I was so lucky to win a copy of this amazing book from Duckworth Books, as I’m a big fan of Eleanor Herman’s writing, and I love learning about the history of early medicine and cosmetics – especially when they’re actually poisonous!
Book: The Royal Art of Poison by Eleanor Herman
Read before: No
Ownership: Finished hardback won in publisher giveaway!
This book is so interesting, you guys. Within moments of opening it, I was swept away by the chatty style and fascinating anecdotes, and was reading out gross and fun tidbits to my long-suffering husband. There are stories here that you can show off at parties for years to come, horrifying all your friends with tales of weird and horrible remedies (I had a great time at the Christmas dinner table!).
The book starts with an overview of the history of poison, then offers bitesize case studies of various historical personages who died, or who are thought to have died, of poisoning, examining their symptoms (and in some cases, their remains) to try to find the truth about what killed them. This section was particularly fascinating, and really stretched my knowledge of historical figures. It won’t be a surprise to many that the Medici family feature heavily! The last section in the book briefly brings the history of poison out of the royal zone and right up to date, looking at modern poisonings – but this is a much swifter tour of things, and the focus of the main part of the book is firmly historical.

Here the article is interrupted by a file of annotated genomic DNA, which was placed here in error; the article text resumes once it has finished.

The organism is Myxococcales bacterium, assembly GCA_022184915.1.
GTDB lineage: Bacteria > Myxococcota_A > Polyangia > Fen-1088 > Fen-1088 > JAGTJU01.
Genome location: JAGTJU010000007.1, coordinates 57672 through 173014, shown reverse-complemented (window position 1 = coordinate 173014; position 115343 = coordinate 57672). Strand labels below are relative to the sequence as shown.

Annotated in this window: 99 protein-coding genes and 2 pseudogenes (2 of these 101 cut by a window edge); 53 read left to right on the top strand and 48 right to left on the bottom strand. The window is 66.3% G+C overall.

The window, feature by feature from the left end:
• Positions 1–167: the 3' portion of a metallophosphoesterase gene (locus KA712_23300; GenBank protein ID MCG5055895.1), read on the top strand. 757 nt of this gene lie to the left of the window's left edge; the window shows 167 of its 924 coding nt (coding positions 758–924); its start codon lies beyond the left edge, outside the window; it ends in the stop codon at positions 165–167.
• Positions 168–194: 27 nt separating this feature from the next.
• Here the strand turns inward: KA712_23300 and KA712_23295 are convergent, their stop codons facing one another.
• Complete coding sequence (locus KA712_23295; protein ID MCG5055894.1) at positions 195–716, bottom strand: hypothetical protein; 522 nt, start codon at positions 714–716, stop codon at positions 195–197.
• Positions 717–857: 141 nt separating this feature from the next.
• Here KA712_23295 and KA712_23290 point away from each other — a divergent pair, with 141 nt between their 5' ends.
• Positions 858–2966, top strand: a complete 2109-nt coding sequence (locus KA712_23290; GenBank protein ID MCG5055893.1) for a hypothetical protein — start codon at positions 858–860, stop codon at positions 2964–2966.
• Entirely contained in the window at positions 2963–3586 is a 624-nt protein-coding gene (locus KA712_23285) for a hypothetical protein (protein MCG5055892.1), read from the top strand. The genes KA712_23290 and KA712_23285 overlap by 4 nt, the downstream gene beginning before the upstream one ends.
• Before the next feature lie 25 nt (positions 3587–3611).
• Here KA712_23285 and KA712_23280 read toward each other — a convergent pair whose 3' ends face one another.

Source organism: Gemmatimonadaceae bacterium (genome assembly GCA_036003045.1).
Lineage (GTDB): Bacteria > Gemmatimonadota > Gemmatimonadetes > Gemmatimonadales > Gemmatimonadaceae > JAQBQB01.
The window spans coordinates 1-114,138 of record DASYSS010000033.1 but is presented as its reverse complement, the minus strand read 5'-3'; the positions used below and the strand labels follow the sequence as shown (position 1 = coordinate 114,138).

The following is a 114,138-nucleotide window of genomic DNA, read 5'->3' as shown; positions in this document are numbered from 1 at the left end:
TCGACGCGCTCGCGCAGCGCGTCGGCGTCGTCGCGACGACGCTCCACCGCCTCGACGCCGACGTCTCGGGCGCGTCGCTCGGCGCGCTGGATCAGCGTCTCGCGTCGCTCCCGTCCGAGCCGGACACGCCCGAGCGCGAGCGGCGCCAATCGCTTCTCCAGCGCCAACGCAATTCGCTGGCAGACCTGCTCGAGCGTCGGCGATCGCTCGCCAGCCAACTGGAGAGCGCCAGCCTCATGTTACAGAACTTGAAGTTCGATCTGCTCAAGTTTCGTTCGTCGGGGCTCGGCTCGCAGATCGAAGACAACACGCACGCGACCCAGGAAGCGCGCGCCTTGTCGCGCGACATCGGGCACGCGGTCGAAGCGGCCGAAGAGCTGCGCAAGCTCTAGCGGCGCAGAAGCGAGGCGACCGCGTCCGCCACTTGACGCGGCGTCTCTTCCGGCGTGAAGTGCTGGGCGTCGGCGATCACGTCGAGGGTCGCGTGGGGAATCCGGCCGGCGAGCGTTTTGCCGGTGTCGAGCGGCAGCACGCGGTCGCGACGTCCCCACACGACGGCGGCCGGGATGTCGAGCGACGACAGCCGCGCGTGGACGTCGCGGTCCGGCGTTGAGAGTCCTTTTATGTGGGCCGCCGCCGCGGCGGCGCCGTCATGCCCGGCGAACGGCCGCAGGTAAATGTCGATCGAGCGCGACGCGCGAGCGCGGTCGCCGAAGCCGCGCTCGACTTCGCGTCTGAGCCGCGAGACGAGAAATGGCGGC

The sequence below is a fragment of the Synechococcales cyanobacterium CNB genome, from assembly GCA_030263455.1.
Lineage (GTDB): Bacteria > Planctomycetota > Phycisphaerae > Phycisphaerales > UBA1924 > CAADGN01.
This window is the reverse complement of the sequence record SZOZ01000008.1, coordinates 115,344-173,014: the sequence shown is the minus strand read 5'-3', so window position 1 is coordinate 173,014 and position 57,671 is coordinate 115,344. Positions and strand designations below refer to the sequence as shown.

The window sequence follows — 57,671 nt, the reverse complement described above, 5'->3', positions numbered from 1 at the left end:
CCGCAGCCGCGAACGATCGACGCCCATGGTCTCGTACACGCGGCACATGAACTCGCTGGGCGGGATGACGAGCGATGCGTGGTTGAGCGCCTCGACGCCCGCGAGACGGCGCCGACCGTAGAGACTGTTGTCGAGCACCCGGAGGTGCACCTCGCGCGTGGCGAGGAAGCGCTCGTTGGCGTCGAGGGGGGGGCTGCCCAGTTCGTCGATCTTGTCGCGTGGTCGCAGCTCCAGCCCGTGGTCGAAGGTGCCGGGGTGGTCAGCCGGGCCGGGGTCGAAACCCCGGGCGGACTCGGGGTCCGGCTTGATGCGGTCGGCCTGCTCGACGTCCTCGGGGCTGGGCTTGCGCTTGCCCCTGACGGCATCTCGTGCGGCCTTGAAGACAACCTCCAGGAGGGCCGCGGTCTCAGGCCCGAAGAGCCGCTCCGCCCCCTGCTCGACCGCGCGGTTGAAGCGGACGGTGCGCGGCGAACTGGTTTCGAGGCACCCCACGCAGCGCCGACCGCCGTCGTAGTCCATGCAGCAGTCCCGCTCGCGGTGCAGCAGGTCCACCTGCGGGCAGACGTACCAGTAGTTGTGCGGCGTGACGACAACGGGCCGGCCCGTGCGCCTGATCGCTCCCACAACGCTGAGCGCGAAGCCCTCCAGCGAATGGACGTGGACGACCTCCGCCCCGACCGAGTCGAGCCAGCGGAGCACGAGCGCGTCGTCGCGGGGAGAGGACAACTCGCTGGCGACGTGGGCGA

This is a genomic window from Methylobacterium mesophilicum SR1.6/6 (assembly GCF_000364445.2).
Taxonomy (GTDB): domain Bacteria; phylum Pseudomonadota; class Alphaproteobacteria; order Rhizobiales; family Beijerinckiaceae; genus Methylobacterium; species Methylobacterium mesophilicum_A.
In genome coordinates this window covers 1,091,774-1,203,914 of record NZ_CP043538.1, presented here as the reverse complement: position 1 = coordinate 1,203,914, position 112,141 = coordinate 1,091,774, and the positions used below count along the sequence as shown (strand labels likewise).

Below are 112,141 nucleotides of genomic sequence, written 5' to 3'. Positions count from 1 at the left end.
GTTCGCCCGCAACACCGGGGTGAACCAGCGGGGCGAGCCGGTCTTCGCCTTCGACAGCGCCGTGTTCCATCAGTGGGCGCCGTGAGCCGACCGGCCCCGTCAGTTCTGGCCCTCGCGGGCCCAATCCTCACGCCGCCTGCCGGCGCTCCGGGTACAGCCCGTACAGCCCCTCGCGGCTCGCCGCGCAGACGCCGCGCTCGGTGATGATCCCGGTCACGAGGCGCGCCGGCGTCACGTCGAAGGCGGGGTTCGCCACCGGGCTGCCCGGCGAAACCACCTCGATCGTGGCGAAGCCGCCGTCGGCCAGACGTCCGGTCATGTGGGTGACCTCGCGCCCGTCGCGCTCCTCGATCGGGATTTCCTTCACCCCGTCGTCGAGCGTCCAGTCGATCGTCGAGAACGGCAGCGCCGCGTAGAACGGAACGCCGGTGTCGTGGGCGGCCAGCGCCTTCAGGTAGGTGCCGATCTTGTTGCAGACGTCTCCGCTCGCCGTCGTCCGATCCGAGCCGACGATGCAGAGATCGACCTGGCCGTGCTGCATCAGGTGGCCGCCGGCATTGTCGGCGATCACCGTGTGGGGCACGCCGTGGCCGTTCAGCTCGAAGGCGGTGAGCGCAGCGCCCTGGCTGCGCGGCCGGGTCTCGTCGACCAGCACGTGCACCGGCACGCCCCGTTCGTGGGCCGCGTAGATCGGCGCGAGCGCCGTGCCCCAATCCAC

There’s just such a wealth of information here, but it’s written in such a smooth, anecdotal style, that it feels more like listening to a good friend explain cool bits of history to you. You come away from every page thinking, ‘wow, that’s an awesome fact’. It manages to relate the royal experience of poison to every day life, making both the history and the science accessible and interesting – you find out so much about trends and lifestyles by looking at medicine, because you can see not only how people treated illnesses, but also what they treated, and why that was a problem for them. For example, Herman makes a good point, that in future generations our use of chemotherapy, for example, will be seen as just as barbaric as our ancestors’ use of mercury in medicine does to us now. This is ostensibly a book about poisons, but manages to encompass so much anthropology and information about people’s lifestyles and beliefs that it’s worth a read for any history buff.
I loved this book! It’s a little gross, sure, but it’s gorgeously written, and contains so much interesting stuff. Definitely a great buy for anyone interested in, well, anything! Five out of five cats.